Q:

What happens when waves travel through a gap?

A:

Waves tend to travel in straight lines. However, when an obstacle is placed in a wave's path and the wave is forced to pass through a gap in the obstacle, the wave bends and spreads out on the other side of the obstacle. The bending of a wave to get past an obstacle is called diffraction.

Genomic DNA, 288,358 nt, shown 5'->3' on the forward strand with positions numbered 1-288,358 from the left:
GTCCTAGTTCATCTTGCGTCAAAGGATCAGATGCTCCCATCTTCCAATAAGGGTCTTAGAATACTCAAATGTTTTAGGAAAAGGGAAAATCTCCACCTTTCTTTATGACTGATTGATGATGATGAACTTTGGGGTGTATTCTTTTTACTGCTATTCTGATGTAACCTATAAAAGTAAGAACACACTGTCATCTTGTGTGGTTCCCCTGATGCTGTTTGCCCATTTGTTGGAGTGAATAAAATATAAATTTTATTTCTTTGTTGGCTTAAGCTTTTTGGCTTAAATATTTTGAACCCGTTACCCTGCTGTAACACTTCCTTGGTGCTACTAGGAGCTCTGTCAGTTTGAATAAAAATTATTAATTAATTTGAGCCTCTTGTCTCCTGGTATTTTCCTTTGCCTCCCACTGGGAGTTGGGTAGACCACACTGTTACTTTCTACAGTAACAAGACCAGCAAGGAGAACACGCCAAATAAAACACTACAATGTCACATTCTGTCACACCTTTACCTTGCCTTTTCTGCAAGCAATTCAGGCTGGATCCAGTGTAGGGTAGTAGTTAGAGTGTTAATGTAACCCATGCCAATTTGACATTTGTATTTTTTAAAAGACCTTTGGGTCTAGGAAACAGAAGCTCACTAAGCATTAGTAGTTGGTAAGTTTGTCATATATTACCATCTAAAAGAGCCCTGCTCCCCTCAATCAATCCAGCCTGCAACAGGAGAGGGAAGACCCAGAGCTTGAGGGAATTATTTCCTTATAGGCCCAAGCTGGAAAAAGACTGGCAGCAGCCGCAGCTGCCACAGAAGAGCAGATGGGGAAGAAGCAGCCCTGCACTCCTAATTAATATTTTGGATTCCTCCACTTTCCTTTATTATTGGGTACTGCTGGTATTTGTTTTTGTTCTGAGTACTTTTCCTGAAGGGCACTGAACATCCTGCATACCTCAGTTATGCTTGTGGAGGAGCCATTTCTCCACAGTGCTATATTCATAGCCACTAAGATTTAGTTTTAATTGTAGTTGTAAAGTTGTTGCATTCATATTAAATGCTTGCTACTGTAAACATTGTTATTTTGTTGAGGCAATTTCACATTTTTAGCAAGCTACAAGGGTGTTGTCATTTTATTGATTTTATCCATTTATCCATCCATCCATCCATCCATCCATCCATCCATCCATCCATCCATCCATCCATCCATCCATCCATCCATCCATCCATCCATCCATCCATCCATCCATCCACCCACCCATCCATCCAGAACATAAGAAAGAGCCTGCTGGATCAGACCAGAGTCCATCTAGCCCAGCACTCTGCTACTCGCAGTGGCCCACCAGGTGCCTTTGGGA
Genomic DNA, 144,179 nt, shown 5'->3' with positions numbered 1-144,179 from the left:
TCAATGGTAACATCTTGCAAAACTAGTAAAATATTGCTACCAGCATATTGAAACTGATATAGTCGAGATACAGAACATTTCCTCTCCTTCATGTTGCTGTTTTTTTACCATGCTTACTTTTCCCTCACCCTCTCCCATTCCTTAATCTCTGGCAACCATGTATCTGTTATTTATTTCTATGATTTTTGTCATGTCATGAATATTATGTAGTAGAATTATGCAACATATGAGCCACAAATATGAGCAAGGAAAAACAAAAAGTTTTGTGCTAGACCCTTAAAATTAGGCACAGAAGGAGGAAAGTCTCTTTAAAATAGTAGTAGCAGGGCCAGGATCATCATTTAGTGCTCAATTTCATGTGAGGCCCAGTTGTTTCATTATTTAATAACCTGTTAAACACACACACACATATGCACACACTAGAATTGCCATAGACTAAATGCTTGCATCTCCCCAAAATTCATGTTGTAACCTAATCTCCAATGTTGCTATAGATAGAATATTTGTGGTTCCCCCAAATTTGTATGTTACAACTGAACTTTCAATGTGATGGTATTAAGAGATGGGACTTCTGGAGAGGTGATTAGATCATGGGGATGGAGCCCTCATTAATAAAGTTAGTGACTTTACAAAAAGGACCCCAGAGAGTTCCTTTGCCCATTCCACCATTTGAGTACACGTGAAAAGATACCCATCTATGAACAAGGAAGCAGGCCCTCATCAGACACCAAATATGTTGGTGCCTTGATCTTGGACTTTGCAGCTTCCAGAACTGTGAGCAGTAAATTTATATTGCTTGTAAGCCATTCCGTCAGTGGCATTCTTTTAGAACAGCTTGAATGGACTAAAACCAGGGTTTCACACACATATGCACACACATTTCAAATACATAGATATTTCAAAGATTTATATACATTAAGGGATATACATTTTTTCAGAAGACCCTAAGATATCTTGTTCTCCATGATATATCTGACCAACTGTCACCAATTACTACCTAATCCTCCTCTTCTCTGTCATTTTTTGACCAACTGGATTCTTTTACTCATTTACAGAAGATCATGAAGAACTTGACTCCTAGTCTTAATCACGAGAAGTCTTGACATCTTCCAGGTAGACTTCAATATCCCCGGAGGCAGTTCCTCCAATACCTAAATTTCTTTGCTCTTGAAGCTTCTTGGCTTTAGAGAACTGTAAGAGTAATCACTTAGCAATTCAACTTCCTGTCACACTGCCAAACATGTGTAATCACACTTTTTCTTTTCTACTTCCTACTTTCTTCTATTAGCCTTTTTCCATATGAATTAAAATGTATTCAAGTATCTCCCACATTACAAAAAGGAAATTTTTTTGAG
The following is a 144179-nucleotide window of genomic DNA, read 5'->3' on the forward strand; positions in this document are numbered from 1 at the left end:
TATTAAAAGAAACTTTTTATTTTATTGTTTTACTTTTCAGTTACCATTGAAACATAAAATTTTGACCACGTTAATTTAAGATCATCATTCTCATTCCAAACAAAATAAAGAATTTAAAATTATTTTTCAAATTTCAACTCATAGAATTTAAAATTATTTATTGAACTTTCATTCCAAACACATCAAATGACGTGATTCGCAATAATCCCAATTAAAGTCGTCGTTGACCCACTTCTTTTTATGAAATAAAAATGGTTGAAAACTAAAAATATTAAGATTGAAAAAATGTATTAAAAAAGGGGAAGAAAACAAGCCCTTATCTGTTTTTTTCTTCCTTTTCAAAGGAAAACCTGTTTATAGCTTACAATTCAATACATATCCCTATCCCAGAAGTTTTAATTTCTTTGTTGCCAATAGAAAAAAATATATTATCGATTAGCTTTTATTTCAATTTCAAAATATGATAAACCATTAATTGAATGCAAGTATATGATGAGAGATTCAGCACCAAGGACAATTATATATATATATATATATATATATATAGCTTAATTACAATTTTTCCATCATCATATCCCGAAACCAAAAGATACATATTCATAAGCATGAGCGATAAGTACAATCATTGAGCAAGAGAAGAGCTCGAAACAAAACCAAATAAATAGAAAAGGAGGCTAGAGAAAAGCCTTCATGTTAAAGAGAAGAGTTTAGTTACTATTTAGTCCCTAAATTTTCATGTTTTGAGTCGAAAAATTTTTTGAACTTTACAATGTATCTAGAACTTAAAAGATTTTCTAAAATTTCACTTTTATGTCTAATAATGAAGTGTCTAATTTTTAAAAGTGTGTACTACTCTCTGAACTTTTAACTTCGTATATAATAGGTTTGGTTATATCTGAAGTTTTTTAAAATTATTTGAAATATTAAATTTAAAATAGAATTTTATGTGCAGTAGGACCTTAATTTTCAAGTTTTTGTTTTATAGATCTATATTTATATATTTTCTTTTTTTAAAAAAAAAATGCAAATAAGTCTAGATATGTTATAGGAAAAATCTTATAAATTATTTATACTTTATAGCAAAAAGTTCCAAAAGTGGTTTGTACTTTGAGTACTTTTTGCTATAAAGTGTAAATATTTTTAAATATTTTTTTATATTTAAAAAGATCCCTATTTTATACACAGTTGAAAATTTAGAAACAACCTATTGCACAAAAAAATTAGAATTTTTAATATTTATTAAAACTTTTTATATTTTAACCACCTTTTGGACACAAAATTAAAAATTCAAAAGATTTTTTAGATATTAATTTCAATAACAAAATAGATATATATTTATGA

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The amount a wave spreads out or bends in response to an obstacle in its path depends on the wavelength of the wave and the size of the gap in the obstacle. Waves that have a longer wavelength can bend more than shorter waves. For example, sound has a larger wavelength than light, so it can bend more than light. This is why it's possible to hear people talking in an adjacent room even if they cannot be seen, because the sound waves of their voices can bend around the wall but the light from them does not bend sufficiently. The size of the gap in the obstacle also determines how much the wave will bend. A smaller gap causes waves to bend more than a larger gap. A loudspeaker has a small mouthpiece on one end and a large opening on the other. The size of the diffraction of sound through a loudspeaker increases with a smaller mouthpiece and can reach a wider audience.

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